The User Experience

Read Part 1 and Part 2.

American Tire Distributors (ATD) warehouse associates are awesome — they have tons of expertise, they are hard-working and they are super collaborative.

They generally aren’t coders.

So, we decided to build an app that made it easy for them to select which trucks to receive and to help the forklift drivers slot the tires in the best bin locations.

The main challenge of creating the app was the design and user experience on the front end. We didn’t want to create a complex application that was too difficult to operate and didn’t fit in with our Standard Operating Procedures (SOPs). Hence, we developed an application that fits well in the day-to-day activities of the warehouse/operator/manager.

Our team is motivated to deliver simple designs and workflows, which we often term as the “Pacman experience” — anybody can play!

Optimization algorithms are triggered asynchronously from the application and send notifications via email and Slack when the moves are generated.

Technically, the app is built using:

  • Flask — A Python microweb framework
  • HTML5, bootstrap4 and Jinja2 — Responsive Web interface components
  • python-wkhtmltopdf, JSbarcode — Used for generating custom PDFs and barcode
  • Google Compute Engine — Dockerized App deployed
  • Google Cloud SQL — Employed for data persistence and meta data

High Level Architecture:

Step 1: Select which truck to off-load

Step 2: Review suggested put-away locations

Step 3: Print put-away instructions for forklift drivers (including bar-code so they can use they hand-held devices)

After conducting interviews with power users of the app and subject matter experts, we built an interface that only requires what trucks they are going to offload. The system automatically captures that information in real time, scans and optimizes the warehouse in order to find the best possible locations for the tires, and generates a report that helps guide the operator to the best possible location for that SKU.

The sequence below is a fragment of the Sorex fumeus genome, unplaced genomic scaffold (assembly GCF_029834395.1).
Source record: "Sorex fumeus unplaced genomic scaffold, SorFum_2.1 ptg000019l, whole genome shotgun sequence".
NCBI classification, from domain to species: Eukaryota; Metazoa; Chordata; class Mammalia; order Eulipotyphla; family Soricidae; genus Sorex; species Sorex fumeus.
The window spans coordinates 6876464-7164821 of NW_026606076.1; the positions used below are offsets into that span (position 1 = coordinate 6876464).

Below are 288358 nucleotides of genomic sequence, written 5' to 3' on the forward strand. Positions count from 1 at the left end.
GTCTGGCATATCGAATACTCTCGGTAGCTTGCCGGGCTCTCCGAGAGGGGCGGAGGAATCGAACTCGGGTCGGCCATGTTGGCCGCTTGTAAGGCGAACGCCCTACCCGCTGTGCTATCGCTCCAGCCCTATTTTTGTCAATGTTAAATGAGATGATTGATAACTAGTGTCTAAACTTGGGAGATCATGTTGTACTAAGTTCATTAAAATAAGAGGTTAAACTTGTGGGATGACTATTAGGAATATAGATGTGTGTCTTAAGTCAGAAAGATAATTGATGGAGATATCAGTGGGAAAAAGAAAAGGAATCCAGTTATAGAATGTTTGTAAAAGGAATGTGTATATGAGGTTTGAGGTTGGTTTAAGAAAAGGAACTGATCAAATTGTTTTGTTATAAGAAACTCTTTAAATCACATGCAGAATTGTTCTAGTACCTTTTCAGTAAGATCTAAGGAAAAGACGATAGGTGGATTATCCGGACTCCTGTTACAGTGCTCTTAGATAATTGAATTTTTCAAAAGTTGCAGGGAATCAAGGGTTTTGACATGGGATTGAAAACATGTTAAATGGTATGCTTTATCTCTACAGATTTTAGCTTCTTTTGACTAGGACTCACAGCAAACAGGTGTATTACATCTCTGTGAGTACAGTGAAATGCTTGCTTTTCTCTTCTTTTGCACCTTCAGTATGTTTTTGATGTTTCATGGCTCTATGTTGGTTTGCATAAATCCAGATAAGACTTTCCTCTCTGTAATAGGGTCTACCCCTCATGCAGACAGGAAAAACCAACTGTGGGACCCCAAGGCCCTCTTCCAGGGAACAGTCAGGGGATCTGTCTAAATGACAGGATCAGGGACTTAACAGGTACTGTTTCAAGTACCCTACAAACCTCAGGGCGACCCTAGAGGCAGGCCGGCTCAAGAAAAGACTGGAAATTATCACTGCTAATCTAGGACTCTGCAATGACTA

The Rollout (no pun intended)

At ATD, we don’t define success in terms of a great line of code in an app. We define success as people using and benefitting from our solutions and then measuring our results. Monitoring the results of our solutions helps our data scientists and developers who are working with the select warehouses receive feedback and develop a rollout plan that allows the integration of the new tool to merge with the existing workflows seamlessly.

We are on track to incorporate this tool with our larger warehouses across the ATD network. These locations will be using our algorithm and we will be diligently measuring activity levels, compliance and ultimately slotting improvements so “all-over-the-place” turns to “deliberate and strategic.”

This development cycle is typical for most of our use-cases and we look forward to share more with you as this system is rolled out. We look forward to sharing the next case study with you soon! Stay tuned.

Who we are as people is who we are as a company. We share the same values in the way we work with each other, our partners and our customers. We are ATD.

Who we are as people is who we are as a company. We share the same values in the way we work with each other, our partners and our customers. We are ATD.